Après le AWP


I happen to be living temporarily in my hometown, Minneapolis, living in a motel with a giant golden styrofoam Gopher (Univ. of MN mascot) in the lobby.  This happens to be a few blocks from the SE Mpls neighborhood, by the U of M & the Mississippi & Tower Hill, where my family on both sides have lived for about 150 years now, ever since George P. Gould, my great-grandfather, married the daughter of a riverboat captain named Jacob Lawrence, who's name was Jessie Ophelia.

I'm here, as I've written/blogged already, because my father John Gould is in hospice, on his deathbed, & he & my mother can use some help, & because I'm able to be here (thanks to my wife primarily), & because I want to be here.

& as it happens there was a massive gathering of poets in Minneapolis this weekend.  The annual Associated Writing Programs Conference (AWP) was convocated at the splendid & immense convention center, wherein converged at least 10,000 literary people, hundreds of publishers, & so on.

So for a couple days I shuttled between the nursing home in St. Paul & the fervid, spontaneous & scheduled festivities in Minneapolis.  Twin Cities.

I discovered a good bookstore (James & Mary Laurie Bks) & a good performance space (Pow Wow Grounds).  I heard some beautiful poetry, met some wonderful people in person, bought a few rare (& new) books.

For a long time I used to mock the AWP conferences - on principle, I thought.  I was devoted to the concept of the writer as absolute free agent : of the poet as semi-divine being, entrusted with the sacred voodoo of the Word.

Actually I'm still devoted to that concept.  It's just that now I think everybody at AWP is committed to the same thing.  It's just that everybody else there has their own particular necessities & difficult aims to attempt to accomplish, duties to fulfill.  Devotions which are perhaps at odds with my own, but no less absolute.

How boring!  But life, friends, is boring.


Which brings up Berryman, which brings up Henry....

What a hard time I had of it on Thursday night at the Rain Taxi Walker Art Center Extravaganza.  There I was, in the heart of Minneapolis postmodern ultra-coolness, trying with gaucheness in extremis to interest some of the swimmingly hip poets with whom I was barely acquainted to allow me to get up on stage that night - & read a section of a long poem in honor of my father, John Gould.  Excess of Quixote.

The coolness of the Walker is like an icicle - a Popsicle, to be exact.  A prophet is not honored in his own country.  I used to gather wild grapes in the swamp NW of the Walker as a boy.  I shook hands (in a line of Boy Scouts)  in the football field next door with Hubert H. Humphrey.  I took part in school plays (& suffered terrible anxiety cramps) with the girls of Northrop School, at the Women's Club (just across the famous Ashbery Bridge).  Yet that Thursday night (April 9, 2015, 150 yrs after Appomatox) I was the humiliated outcast, persona non grata.  No one wanted to hear about it.  You don't jump up on stage at the Walker Art Center with the likes of Ann Carson (who actually handed me her book for free).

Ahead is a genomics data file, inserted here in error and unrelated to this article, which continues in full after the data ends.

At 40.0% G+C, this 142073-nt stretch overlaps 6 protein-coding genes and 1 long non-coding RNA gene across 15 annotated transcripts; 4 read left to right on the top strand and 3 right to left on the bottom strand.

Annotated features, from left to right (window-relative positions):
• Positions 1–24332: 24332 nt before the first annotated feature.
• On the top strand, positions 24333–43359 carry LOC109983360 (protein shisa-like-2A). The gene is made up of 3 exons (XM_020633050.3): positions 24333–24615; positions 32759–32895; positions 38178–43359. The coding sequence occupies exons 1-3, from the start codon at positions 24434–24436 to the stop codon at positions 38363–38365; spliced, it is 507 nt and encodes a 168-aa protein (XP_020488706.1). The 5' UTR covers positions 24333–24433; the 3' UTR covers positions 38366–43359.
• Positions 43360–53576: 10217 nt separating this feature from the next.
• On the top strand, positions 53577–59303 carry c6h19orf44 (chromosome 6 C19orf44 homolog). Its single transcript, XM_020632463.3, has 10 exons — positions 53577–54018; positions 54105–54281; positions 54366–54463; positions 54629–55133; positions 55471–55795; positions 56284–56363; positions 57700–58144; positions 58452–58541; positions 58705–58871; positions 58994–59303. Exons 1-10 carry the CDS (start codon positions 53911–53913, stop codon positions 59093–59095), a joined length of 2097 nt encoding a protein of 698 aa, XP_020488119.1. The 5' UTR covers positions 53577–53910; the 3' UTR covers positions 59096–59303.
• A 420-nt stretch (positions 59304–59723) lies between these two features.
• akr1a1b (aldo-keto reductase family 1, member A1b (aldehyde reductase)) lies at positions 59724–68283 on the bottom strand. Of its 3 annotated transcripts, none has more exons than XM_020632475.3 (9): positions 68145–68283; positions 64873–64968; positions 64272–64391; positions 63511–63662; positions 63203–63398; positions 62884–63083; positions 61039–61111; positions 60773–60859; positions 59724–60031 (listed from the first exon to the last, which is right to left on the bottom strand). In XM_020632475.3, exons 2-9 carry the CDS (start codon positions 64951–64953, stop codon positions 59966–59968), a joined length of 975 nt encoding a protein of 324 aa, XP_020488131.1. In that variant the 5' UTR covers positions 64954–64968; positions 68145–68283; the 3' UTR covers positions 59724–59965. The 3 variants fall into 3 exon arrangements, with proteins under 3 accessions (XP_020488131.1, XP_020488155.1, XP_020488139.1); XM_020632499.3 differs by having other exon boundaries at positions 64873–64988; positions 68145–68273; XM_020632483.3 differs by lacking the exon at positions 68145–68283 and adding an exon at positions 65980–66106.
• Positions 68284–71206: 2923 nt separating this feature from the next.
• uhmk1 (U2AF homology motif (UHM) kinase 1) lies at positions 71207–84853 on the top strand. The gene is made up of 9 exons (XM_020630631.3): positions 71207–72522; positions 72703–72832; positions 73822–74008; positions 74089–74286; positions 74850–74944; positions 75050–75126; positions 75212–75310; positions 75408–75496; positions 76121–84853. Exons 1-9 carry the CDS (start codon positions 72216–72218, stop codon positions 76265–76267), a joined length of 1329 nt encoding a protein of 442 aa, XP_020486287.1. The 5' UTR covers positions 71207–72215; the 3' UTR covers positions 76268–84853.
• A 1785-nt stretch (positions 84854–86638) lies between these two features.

Nevertheless I read my poem eventually - on a more fitting occasion, the following evening (Friday, Apr. 10).  I was at the Laurie Bookshop on 3rd Ave N., with the Station Hill / Geo. Quasha / Kimberly Lyons / Vincent Katz / Burt Kimmelman / Pierre Joris / Nicole Peyrafitte / Martha & Basil King / Elizabeth Robinson / Sam Truitt / Laynie Brown et al. crowd.  Beautiful bookstore.  After refusing to add me to the schedule, they grudgingly allowed my rude interruption ("one more poem!") at the tail end of the reading - & applauded my recital.  Mission accomplished.  I'm grateful to those characters, poets all.


Why was I so obsessed about doing this self-abasing, humiliating Henry thing @ AWP?  Because the time was right.

On April 10, 1998 - exactly 17 years before - I finished the long poem Stubborn Grew.  It was Good Friday that year.  In the closing passages, there is a recapitulation of everything that went before - but put through a sort of Finnegan-Wakean Irish phase-shifter.  Then suddenly the voice of my father breaks through : he addresses me, directly, elegiacally - & the poem ends.  You can read it here.  I wanted to read this passage in honor of my father this weekend, & I was very stubborn about it.... & so it came to pass.

In that passage, the persona of my father speaks about my (Henry's) "crown", and that he must "go to Jerusalem".  This is part of the Shakespeare ambience (see esp. the chapters "Ancient Light" and "Shakespeare's Head").  In Henry IV pt 2 there is a climactic scene where the young Prince Hal, visiting his dying father (Henry IV), puts on his father's crown ahead of time... & his father catches him at it.  Meanwhile his father is dying... regrets never having fulfilled his vow to go on pilgrimage to Jerusalem (to repent for usurping Richard II's throne)... & then is carried into the Jerusalem Chamber, where he expires.  This is all there, at the close of Stubborn Grew.

Last Friday I was "Henry" - Berryman's, Shakespeare's - fulfilling my own strange little vow, reading my elegy in honor of my dear father...  "when men least think / I will".

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